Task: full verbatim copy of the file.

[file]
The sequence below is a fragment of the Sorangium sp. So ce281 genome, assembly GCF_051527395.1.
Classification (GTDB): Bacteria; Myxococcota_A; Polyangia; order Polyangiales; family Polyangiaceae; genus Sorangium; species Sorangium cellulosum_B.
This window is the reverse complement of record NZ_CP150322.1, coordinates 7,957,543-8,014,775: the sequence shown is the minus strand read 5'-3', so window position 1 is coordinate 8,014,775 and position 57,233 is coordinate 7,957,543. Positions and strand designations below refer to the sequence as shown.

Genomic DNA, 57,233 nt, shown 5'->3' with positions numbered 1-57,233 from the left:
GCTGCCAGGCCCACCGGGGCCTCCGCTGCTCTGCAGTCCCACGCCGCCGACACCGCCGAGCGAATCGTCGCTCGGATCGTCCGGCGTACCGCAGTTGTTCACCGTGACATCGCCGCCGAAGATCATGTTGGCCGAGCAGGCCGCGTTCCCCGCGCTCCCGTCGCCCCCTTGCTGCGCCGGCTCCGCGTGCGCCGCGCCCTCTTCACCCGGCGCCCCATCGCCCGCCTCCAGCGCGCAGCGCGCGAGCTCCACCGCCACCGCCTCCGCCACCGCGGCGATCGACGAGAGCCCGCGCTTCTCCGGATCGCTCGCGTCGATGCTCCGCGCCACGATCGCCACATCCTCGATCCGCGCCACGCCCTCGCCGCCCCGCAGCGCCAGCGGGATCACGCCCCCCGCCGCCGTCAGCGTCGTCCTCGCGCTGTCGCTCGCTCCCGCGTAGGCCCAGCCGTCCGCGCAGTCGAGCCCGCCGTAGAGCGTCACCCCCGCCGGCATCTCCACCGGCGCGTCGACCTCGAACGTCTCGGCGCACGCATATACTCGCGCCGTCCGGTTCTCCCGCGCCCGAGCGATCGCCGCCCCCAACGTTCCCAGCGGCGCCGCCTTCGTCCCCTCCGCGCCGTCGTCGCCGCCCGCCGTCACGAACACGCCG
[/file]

The sequence below is a fragment of the Sorangium sp. So ce281 genome, assembly GCF_051527395.1.
Classification (GTDB): Bacteria; Myxococcota_A; Polyangia; order Polyangiales; family Polyangiaceae; genus Sorangium; species Sorangium cellulosum_B.
This window is the reverse complement of record NZ_CP150322.1, coordinates 7,957,543-8,014,775: the sequence shown is the minus strand read 5'-3', so window position 1 is coordinate 8,014,775 and position 57,233 is coordinate 7,957,543. Positions and strand designations below refer to the sequence as shown.

Genomic DNA, 57,233 nt, shown 5'->3' with positions numbered 1-57,233 from the left:
GCTGCCAGGCCCACCGGGGCCTCCGCTGCTCTGCAGTCCCACGCCGCCGACACCGCCGAGCGAATCGTCGCTCGGATCGTCCGGCGTACCGCAGTTGTTCACCGTGACATCGCCGCCGAAGATCATGTTGGCCGAGCAGGCCGCGTTCCCCGCGCTCCCGTCGCCCCCTTGCTGCGCCGGCTCCGCGTGCGCCGCGCCCTCTTCACCCGGCGCCCCATCGCCCGCCTCCAGCGCGCAGCGCGCGAGCTCCACCGCCACCGCCTCCGCCACCGCGGCGATCGACGAGAGCCCGCGCTTCTCCGGATCGCTCGCGTCGATGCTCCGCGCCACGATCGCCACATCCTCGATCCGCGCCACGCCCTCGCCGCCCCGCAGCGCCAGCGGGATCACGCCCCCCGCCGCCGTCAGCGTCGTCCTCGCGCTGTCGCTCGCTCCCGCGTAGGCCCAGCCGTCCGCGCAGTCGAGCCCGCCGTAGAGCGTCACCCCCGCCGGCATCTCCACCGGCGCGTCGACCTCGAACGTCTCGGCGCACGCATATACTCGCGCCGTCCGGTTCTCCCGCGCCCGAGCGATCGCCGCCCCCAACGTTCCCAGCGGCGCCGCCTTCGTCCCCTCCGCGCCGTCGTCGCCGCCCGCCGTCACGAACACGCCG